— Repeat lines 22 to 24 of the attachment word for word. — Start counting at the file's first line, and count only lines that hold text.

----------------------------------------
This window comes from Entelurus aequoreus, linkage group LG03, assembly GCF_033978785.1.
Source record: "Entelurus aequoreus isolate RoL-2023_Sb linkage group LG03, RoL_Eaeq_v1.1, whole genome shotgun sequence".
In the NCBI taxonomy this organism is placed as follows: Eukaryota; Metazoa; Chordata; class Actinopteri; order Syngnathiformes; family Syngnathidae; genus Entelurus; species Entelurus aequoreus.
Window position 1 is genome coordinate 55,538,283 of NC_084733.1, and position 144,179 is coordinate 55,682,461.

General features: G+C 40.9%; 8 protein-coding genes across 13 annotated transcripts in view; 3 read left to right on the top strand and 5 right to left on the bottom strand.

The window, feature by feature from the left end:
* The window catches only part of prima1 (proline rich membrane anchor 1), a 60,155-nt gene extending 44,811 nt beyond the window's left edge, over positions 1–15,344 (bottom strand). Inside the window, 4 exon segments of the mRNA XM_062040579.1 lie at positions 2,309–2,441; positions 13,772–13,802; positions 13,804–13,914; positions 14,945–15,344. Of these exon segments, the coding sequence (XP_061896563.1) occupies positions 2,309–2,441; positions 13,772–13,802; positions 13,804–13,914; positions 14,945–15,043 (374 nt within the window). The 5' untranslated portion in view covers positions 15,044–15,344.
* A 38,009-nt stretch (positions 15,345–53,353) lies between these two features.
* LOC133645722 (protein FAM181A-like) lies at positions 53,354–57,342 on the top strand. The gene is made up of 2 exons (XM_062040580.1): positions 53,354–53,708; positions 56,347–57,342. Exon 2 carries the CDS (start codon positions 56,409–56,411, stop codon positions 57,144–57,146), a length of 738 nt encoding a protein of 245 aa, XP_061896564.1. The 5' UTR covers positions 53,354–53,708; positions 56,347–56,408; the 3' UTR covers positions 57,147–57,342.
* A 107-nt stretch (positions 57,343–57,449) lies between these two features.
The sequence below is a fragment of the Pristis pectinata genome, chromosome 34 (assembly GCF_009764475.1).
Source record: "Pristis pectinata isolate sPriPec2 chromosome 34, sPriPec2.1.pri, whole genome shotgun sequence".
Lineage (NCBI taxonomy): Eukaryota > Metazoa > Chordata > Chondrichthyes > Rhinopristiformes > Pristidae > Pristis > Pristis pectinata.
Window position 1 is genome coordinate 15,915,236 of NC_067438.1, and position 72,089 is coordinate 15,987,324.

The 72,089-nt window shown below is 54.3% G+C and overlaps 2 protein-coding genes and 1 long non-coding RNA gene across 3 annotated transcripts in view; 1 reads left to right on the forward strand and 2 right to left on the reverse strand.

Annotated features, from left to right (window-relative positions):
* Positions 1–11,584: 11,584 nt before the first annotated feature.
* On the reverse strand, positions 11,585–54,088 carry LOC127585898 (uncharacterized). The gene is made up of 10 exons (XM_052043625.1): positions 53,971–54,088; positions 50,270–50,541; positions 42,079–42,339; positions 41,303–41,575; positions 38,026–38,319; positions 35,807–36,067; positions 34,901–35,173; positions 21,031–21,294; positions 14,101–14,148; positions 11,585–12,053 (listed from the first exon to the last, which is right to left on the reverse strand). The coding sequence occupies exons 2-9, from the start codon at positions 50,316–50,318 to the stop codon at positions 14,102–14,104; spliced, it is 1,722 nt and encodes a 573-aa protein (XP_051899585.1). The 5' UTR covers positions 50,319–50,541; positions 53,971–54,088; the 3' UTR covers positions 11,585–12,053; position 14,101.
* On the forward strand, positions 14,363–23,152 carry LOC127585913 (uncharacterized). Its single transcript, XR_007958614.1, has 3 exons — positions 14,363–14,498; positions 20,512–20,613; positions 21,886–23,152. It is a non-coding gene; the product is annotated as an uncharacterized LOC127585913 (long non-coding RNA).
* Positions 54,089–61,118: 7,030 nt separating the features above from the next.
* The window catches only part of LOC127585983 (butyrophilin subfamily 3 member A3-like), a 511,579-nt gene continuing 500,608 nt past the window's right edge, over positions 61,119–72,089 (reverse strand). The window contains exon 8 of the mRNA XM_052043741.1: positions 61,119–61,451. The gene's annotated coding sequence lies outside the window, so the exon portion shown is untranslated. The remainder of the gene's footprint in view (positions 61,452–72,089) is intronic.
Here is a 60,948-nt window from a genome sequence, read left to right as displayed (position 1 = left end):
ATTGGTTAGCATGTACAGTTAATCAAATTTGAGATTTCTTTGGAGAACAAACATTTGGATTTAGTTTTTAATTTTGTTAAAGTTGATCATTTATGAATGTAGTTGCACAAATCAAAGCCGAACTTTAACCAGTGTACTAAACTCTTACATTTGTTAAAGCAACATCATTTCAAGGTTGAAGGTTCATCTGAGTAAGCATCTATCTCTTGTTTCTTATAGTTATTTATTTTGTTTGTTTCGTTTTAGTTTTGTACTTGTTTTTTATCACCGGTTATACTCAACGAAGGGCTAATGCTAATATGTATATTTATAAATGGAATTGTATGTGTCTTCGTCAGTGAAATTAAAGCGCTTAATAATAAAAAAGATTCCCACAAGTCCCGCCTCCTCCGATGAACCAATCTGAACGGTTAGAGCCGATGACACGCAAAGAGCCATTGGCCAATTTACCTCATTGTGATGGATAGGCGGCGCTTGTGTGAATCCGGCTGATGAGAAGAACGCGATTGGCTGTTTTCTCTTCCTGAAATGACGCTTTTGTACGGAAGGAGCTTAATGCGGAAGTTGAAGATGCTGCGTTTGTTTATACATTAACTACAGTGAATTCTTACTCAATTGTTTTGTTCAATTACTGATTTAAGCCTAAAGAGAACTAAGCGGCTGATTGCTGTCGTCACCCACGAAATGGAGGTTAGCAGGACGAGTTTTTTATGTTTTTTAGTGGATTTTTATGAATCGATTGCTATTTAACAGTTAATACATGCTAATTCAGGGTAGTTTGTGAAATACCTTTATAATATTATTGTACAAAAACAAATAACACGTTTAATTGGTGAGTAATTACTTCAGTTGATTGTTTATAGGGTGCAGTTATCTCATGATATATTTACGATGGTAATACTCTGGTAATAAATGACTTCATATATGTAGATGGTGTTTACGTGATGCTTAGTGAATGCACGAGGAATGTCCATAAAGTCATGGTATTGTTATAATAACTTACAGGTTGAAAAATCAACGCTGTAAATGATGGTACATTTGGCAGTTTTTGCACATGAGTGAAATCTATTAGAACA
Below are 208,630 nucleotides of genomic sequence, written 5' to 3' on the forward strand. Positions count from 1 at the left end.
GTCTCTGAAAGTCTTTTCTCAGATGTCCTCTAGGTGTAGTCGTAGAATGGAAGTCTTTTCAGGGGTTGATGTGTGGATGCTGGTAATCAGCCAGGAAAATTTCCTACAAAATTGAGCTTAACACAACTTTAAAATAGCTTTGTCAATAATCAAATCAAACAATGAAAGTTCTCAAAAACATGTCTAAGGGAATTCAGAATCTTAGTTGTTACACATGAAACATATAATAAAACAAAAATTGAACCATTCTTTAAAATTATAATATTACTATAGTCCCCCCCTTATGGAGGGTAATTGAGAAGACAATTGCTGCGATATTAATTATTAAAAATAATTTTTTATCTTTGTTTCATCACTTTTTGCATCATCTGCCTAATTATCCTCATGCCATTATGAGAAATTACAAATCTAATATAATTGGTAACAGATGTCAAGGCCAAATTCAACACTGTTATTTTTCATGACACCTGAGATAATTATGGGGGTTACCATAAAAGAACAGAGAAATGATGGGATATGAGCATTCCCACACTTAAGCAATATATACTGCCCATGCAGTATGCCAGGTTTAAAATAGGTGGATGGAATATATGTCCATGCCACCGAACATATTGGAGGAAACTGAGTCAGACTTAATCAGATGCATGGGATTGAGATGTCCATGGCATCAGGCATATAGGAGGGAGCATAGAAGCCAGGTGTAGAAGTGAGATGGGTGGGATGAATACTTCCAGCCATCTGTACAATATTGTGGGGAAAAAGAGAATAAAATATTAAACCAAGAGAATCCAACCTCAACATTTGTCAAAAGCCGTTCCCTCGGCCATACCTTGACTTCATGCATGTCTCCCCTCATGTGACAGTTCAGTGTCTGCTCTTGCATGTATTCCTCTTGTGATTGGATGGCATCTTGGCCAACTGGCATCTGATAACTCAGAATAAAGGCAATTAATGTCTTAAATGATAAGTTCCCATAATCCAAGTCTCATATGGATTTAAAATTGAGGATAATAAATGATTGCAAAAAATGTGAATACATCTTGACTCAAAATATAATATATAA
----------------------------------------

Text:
Here is a 60,948-nt window from a genome sequence, read left to right as displayed (position 1 = left end):
ATTGGTTAGCATGTACAGTTAATCAAATTTGAGATTTCTTTGGAGAACAAACATTTGGATTTAGTTTTTAATTTTGTTAAAGTTGATCATTTATGAATGTAGTTGCACAAATCAAAGCCGAACTTTAACCAGTGTACTAAACTCTTACATTTGTTAAAGCAACATCATTTCAAGGTTGAAGGTTCATCTGAGTAAGCATCTATCTCTTGTTTCTTATAGTTATTTATTTTGTTTGTTTCGTTTTAGTTTTGTACTTGTTTTTTATCACCGGTTATACTCAACGAAGGGCTAATGCTAATATGTATATTTATAAATGGAATTGTATGTGTCTTCGTCAGTGAAATTAAAGCGCTTAATAATAAAAAAGATTCCCACAAGTCCCGCCTCCTCCGATGAACCAATCTGAACGGTTAGAGCCGATGACACGCAAAGAGCCATTGGCCAATTTACCTCATTGTGATGGATAGGCGGCGCTTGTGTGAATCCGGCTGATGAGAAGAACGCGATTGGCTGTTTTCTCTTCCTGAAATGACGCTTTTGTACGGAAGGAGCTTAATGCGGAAGTTGAAGATGCTGCGTTTGTTTATACATTAACTACAGTGAATTCTTACTCAATTGTTTTGTTCAATTACTGATTTAAGCCTAAAGAGAACTAAGCGGCTGATTGCTGTCGTCACCCACGAAATGGAGGTTAGCAGGACGAGTTTTTTATGTTTTTTAGTGGATTTTTATGAATCGATTGCTATTTAACAGTTAATACATGCTAATTCAGGGTAGTTTGTGAAATACCTTTATAATATTATTGTACAAAAACAAATAACACGTTTAATTGGTGAGTAATTACTTCAGTTGATTGTTTATAGGGTGCAGTTATCTCATGATATATTTACGATGGTAATACTCTGGTAATAAATGACTTCATATATGTAGATGGTGTTTACGTGATGCTTAGTGAATGCACGAGGAATGTCCATAAAGTCATGGTATTGTTATAATAACTTACAGGTTGAAAAATCAACGCTGTAAATGATGGTACATTTGGCAGTTTTTGCACATGAGTGAAATCTATTAGAACA
Below are 208,630 nucleotides of genomic sequence, written 5' to 3' on the forward strand. Positions count from 1 at the left end.